To test hypotheses 2 and 3 and in so doing, determine men's and women's evaluations of men's behavior of giving alcohol to women to deplete their will not to have sexual relations, answers to the questions about the scenario were analyzed as a function of rape myth acceptance (scores on the RMA scale). A procedure was followed wherein participants are assigned to two groups (High RMA group and low RMA group) by dividing along the median according to their scores on the RMA scale. Four 2x2 ANOVAs were performed for participants' evaluations of each of the four possible behaviors of the male protagonist from the story (Juan).
With respect to the evaluation of the first behavior described ("buy her several drinks in order to have sexual relations with her"), statistically significant effects were found for the variables (a) Sex, F (1,333) = 51.1, p < .001, η^sup 2^ = .13, (b) RMA group, F (1,333) = 25.3, p < .001, η^sup 2^ = .07, and also (c) the interaction between them, F (1,333) = 13.1, p < .001, η^sup 2^ = .04. As Figure 1 depicts, men reported greater agreement than women with the statement that Juan, in response to the woman's refusal, should buy her several drinks in order to have sexual relations with her. Participants in the High RMA group also reported greater agreement with this statement, as compared to the Low RMA group. Nonetheless, these primary effects were moderated by the interaction between the two variables such that men from the High RMA group showed less disagreement with these behaviors than those in the Low RMA group, F (1,141) = 18.4, p < .001, η^sup 2^ = .12. Meanwhile, for the women, greater acceptance of rape myths did not decrease their clear disagreement with this behavior, F (1,192) = 2.6, p > .1 (Figure 1).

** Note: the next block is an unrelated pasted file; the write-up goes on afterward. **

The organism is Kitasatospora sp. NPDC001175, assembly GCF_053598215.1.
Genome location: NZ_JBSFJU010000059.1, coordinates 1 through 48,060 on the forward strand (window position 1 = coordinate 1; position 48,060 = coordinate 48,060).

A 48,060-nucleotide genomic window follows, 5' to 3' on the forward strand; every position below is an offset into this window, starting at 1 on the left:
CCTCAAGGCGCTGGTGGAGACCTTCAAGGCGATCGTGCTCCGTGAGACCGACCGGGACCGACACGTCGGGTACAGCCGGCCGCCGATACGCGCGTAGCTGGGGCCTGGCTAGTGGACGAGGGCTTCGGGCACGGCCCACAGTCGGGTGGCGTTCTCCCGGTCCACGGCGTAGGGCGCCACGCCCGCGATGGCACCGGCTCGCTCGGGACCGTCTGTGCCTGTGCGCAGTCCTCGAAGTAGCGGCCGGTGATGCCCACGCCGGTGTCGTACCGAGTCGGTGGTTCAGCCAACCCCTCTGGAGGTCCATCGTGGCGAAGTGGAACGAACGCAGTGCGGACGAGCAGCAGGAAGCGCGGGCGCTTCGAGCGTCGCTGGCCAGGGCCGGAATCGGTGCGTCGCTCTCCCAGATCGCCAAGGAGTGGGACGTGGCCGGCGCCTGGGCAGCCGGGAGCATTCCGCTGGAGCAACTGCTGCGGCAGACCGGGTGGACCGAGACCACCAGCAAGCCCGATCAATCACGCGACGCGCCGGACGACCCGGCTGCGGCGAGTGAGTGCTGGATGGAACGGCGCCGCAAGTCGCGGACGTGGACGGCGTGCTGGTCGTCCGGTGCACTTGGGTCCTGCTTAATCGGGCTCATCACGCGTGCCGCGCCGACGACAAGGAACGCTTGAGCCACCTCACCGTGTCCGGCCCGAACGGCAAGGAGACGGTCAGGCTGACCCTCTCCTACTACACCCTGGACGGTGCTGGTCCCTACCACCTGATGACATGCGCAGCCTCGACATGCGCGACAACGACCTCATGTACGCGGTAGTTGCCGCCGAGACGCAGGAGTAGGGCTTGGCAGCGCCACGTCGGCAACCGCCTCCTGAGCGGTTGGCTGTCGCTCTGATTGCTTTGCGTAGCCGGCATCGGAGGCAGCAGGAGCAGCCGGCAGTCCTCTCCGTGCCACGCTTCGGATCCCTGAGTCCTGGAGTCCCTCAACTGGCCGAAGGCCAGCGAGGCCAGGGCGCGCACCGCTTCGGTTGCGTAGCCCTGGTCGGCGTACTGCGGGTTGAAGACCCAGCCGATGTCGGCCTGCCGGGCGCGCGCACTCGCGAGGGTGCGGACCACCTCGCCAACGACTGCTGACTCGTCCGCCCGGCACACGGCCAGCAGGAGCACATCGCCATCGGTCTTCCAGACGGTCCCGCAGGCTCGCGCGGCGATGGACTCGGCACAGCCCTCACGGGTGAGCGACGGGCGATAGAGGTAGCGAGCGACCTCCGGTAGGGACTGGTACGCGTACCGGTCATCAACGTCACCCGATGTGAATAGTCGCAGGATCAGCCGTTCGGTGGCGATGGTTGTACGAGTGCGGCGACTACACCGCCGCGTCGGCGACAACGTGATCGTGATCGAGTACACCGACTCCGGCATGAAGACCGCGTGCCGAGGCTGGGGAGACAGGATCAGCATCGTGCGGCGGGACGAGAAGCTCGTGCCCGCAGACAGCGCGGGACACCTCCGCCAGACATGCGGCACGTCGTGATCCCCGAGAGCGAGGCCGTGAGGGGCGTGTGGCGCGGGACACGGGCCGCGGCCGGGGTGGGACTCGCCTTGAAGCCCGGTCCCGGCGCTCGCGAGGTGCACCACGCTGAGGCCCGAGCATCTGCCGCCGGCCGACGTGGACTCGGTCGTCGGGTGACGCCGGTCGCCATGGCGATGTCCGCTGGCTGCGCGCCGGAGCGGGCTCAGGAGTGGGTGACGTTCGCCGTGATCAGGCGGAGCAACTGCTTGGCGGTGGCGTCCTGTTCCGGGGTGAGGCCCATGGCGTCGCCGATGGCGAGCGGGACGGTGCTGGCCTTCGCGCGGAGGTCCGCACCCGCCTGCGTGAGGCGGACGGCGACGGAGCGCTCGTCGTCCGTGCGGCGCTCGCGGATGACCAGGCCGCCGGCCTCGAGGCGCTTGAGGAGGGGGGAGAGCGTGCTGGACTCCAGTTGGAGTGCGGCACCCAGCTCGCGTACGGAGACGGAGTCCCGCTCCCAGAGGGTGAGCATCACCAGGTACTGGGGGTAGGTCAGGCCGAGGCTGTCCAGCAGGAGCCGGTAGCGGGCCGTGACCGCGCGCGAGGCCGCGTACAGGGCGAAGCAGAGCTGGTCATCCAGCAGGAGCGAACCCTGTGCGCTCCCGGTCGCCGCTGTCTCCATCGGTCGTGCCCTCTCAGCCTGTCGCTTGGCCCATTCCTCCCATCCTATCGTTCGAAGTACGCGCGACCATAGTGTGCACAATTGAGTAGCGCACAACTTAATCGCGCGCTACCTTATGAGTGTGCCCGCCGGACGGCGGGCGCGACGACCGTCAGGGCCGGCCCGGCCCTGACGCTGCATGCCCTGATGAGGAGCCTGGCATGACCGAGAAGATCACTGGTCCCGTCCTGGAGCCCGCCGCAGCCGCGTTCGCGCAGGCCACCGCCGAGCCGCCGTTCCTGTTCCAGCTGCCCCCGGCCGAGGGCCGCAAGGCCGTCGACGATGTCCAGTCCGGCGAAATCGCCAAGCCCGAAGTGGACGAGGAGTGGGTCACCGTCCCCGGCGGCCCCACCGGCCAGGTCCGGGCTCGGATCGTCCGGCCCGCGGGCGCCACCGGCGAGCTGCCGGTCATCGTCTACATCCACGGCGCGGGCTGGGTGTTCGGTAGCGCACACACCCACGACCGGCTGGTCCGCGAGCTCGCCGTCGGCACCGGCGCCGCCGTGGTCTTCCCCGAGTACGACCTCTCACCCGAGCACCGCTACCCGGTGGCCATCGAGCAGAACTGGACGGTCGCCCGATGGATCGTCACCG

With respect to participants' evaluations of the second statement (keep insisting and verbally pressuring her until she consents to have sexual relations with him), that also implies a form of coercion and nonconsensual sexual relations, the results of the 2x2 ANOVA were similar to those of the first statement (Figure 2).